THE WASHINGTON POST — Popeye may be famous for the confident “I am what I am” creed, but that doesn’t mean the Sailor Man is saying no to a proper makeover.
The comic book hero swallowed spinach and armed with a bottle turned 93 in January. Now it will have a new look.
King Features Syndicate is handing over the helm of its weekly Sunday Popeye comic strip to Randy Milholland, a 46-year-old Texas cartoonist and true student of character who launched his career as a webcomic creator two decades ago. King said his new Popeye will roll out to dozens of newspapers and is also available through his Comics Kingdom site.
Popeye as a pop comics icon was at his peak in the mid-century, when he was read daily in hundreds of newspapers. Today, Milholland knows he has a mission: to put his inventive mark on comics while respecting why Popeye lives on both as a character and as an idea. The squinting sailor, ever the underdog, still musters his moxie can-do and flexes his belief in helping others with timeless relatability.
“What we’re really responding to is that the character has such a good heart,” said Andrew Farago, curator of the Cartoon Art Museum in San Francisco. “How Popeye does it is up to date, but his motives are always pure and he always seeks out those who need help. There’s something appealing about that.
Milholland inherits the Popeye tape from the esteemed Hy Eisman, who has written and performed it since 1994. Eisman has spent seven decades as a writer and artist, including more than half a century with King, where he also worked on The Katzenjammer Kids.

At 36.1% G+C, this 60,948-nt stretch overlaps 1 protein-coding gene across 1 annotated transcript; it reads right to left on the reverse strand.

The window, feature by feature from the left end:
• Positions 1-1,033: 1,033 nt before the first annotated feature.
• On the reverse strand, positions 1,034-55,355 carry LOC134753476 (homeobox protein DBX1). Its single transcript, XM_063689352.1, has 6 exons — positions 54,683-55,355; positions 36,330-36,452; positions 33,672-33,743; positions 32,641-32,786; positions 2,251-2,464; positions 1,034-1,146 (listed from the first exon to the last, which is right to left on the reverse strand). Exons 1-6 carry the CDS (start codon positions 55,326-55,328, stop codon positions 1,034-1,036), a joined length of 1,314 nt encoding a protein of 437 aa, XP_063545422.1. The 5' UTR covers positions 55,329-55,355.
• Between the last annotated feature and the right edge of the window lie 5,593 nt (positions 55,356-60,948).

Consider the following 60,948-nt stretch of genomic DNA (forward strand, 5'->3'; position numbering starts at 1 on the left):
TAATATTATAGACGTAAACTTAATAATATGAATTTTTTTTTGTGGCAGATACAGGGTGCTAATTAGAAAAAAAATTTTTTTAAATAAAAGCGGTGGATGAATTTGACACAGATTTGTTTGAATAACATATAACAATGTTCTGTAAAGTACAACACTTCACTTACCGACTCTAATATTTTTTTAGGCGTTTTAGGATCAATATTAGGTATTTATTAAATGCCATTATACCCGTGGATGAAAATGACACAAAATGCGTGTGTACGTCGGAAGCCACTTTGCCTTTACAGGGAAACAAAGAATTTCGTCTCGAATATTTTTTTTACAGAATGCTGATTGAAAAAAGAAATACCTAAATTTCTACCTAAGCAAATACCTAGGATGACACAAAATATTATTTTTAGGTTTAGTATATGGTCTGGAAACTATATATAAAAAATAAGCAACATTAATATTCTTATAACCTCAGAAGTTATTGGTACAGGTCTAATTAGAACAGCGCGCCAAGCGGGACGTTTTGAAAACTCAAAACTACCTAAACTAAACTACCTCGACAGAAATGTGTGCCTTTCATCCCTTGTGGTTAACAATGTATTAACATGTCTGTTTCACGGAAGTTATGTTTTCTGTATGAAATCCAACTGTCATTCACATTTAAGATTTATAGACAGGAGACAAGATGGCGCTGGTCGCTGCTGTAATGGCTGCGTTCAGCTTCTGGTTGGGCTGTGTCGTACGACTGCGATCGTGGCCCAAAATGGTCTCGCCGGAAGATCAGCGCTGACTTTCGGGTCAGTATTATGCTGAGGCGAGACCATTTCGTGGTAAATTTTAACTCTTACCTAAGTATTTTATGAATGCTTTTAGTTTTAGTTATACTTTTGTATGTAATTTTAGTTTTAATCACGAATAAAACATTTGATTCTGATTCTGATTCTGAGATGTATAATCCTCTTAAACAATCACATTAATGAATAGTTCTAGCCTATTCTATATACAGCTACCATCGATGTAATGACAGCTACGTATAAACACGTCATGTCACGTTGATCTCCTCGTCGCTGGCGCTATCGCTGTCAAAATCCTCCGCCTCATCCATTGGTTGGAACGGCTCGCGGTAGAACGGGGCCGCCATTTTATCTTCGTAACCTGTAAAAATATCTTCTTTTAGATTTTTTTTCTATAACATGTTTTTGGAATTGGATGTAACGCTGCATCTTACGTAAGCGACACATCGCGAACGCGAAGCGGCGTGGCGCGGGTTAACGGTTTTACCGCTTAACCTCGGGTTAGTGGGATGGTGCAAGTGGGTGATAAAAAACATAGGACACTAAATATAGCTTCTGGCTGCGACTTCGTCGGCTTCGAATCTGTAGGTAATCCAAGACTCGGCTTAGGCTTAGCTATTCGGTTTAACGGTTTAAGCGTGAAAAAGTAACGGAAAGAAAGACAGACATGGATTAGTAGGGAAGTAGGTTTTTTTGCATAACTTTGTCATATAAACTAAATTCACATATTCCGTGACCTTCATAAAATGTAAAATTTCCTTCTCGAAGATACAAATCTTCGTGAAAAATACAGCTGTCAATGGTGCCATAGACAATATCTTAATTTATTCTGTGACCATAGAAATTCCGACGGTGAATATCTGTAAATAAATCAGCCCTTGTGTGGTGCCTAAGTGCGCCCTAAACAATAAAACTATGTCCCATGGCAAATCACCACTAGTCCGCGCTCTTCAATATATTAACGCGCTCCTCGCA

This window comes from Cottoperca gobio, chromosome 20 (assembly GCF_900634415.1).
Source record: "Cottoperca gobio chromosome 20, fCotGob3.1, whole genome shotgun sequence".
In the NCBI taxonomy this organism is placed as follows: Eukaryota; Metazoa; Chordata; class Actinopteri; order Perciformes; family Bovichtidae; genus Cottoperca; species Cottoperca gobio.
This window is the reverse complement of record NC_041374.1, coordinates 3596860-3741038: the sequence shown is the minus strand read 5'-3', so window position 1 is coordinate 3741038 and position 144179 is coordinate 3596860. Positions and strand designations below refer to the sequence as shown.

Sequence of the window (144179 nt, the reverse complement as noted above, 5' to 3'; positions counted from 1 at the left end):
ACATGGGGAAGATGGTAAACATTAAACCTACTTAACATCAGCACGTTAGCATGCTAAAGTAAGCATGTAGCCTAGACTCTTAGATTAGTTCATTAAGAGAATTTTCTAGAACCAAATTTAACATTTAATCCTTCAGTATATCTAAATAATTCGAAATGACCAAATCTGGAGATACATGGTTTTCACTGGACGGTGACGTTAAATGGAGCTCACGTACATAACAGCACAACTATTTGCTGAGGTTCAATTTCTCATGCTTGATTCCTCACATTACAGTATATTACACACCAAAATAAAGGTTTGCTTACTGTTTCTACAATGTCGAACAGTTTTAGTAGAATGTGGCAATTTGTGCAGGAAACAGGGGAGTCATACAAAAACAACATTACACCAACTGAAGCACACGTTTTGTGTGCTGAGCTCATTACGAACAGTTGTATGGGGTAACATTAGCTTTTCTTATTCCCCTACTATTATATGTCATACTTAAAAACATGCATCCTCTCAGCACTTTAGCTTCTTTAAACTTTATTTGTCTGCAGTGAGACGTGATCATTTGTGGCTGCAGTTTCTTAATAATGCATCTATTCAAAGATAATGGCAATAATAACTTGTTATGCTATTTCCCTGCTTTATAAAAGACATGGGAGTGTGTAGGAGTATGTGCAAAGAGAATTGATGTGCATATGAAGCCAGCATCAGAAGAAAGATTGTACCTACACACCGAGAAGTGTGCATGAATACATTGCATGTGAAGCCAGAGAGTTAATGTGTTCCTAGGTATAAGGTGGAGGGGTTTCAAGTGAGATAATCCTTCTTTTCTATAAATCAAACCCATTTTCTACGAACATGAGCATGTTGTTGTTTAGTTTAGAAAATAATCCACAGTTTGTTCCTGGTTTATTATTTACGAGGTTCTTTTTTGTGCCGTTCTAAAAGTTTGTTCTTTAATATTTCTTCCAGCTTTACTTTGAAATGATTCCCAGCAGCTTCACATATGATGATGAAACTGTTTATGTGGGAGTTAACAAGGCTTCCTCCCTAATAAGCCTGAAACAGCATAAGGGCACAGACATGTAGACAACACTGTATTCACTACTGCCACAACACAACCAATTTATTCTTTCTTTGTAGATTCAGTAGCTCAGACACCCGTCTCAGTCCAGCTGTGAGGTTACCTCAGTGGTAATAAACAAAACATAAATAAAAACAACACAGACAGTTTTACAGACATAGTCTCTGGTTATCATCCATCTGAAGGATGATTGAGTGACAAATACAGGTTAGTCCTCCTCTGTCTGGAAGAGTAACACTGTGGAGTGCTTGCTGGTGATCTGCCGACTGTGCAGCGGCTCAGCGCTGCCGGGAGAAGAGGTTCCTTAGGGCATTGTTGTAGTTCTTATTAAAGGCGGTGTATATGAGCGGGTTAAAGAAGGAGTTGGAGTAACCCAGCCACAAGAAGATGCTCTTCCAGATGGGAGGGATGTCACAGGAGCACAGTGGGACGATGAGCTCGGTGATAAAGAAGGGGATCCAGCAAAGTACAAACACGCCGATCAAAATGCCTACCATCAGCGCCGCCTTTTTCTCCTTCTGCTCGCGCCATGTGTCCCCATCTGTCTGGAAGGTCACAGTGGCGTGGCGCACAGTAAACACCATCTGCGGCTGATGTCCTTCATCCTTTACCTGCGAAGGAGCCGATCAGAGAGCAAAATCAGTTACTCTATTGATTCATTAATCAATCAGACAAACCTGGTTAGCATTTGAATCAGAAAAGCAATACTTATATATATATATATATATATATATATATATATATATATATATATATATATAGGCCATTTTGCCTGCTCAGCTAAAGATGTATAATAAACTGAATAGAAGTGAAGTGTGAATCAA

“I had read Popeye since I was young, and it was still one of my favorite strips,” Eisman, 95, said by email. “It meant a lot to me to create Popeye stories myself.”
Eisman added, “I’m glad the tape is continuing.” Now, as Milholland takes over from his “legendary” predecessor, he said, he will “try not to break the toys”.
The young cartoonist first caught the attention of Popeye readers in 2019. To celebrate the character’s 90th birthday, King Features Syndicate invited top artists to sketch their take on the swaggering sailor and his colorful village. This bonus feature was called Popeye’s Cartoon Club – a title from the early days of comics, when Popeye creator Elzie ‘EC’ Segar shared fan art in his strip.
Milholland seized the opportunity so much that he was asked to offer more tapes in 2020. Online readers began posting comments such as: “You heard people King Features, give this man the key Popeye tapes.”
The cartoonist is drawn to the fact that Popeye – despite the loyal ‘strong to the end’ strength he derives from eating spinach – is always ‘striking’, taking on tall and menacing foes such as Bluto . Popeye is fallible but has long lived by his own moral code – a consistent trait that dates back to Segar’s inception.
One aspect of Segar’s race that Milholland cherishes is that Popeye would say: I will protect any child I meet. Oh, are you out of luck? I will be there to help you. “Coming out of the Depression,” Milholland said, “it was really a lot.”
A decade after Segar created his Thimble Theater comic strip, Popeye made his supporting role debut in that strip in 1929 – four years before his first appearance in animated form, in Fleischer Studios’ popular Popeye the Sailor.
In Popeye’s first comic book, the characters Ham Gravy (Olive’s former fiancé) and Castor Oyl (her brother) – in search of a legendary enchanted creature that could improve their fortunes – must recruit someone who can sail them to an island. The question comes: “Are you a sailor?” – prompting Popeye’s clever first response: “I think I’m a cowboy?”